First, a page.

Ukraine's First Lady calls for return of abducted children

The First Lady of Ukraine Olena Zelenska speaks during an event organized by Brigitte magazine after the presentation of the book and audiobook project "Better Time Stories" at the Frankfurt Book Fair. Olena Zelenska, wife of Ukrainian President Volodymyr Zelensky, issued an appeal on 01 February for the international community to do more to ensure the return of Ukrainian children allegedly taken to Russia illegally during the current war. Sebastian Gollnow/Deutsche Presse-Agentur GmbH/dpa
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Olena Zelenska, wife of Ukrainian President Volodymyr Zelensky, issued an appeal on Thursday for the international community to do more to ensure the return of Ukrainian children taken to Russia illegally during the current war.

Speaking at a two-day international conference in Riga entitled "Russia's War on Children," Zelenska said: "We have to do more."

All countries and all international organizations could help to recover children abducted to Russia, she said.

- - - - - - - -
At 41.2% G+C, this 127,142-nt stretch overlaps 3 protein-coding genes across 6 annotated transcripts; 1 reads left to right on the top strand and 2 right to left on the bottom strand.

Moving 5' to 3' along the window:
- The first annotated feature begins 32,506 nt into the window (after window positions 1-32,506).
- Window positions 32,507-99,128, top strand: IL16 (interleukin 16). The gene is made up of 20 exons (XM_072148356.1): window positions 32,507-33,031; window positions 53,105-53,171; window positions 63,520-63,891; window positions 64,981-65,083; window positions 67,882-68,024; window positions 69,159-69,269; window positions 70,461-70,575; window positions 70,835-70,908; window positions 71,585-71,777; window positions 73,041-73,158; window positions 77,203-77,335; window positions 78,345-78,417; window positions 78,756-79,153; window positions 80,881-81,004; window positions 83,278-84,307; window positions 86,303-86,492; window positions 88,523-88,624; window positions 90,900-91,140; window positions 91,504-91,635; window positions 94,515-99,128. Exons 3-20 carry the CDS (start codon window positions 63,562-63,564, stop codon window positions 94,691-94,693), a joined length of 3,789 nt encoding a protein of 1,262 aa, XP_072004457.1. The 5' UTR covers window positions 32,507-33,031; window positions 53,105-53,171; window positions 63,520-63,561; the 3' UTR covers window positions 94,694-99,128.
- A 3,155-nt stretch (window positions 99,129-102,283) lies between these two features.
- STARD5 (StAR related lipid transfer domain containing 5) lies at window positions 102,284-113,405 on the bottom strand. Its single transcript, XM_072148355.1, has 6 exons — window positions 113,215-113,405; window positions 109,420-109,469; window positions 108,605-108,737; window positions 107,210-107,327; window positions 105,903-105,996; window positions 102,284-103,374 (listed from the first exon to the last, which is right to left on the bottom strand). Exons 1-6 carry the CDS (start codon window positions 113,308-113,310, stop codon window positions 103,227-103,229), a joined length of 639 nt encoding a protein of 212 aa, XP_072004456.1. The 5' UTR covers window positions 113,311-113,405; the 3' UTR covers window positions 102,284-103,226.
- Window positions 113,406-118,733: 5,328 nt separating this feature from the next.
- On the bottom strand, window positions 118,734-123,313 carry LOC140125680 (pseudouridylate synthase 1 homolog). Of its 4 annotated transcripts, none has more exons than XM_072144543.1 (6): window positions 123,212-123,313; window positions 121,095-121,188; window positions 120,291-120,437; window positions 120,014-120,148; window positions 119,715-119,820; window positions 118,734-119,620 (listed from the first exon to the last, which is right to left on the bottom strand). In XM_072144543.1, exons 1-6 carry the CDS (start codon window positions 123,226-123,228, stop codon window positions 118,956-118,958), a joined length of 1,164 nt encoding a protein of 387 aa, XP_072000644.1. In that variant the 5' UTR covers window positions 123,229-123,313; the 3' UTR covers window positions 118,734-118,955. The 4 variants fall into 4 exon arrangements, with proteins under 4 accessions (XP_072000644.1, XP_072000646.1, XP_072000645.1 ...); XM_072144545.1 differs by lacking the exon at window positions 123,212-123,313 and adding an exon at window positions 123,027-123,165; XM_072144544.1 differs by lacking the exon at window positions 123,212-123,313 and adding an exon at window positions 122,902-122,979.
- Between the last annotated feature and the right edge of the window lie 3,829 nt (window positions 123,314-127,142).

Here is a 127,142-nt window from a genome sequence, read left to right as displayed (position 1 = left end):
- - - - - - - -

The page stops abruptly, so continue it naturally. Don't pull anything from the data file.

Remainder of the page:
According to Daria Herasymchuk, Zelensky's representative for children's rights and rehabilitation, Ukraine has identified 20,000 children that were taken to Russian-occupied Ukrainian territories.

They have data on the children, of whom only a few hundred have been returned to date.

Zelenska said Ukraine would fight for each of its stolen children, irrespective of the resources required.

Latvian President Edgars Rinkēvičs accused Russia of destroying the identities of Ukrainian children and causing severe emotional and psychological trauma. These acts represented a violation of human rights under international law and could be seen as war crimes, he said.

Nine Ukrainian children who have returned to Ukraine from Russia since the start of the war are at the conference, detailing their experiences to the participants.

"I am here today to help bring back all children as soon as possible with my story," one said.

The International Criminal Court (ICC) in The Hague has issued arrest warrants for Russian President Vladimir Putin and his children's rights commissioner, Maria Lvova-Belova, in connection with the disappearances.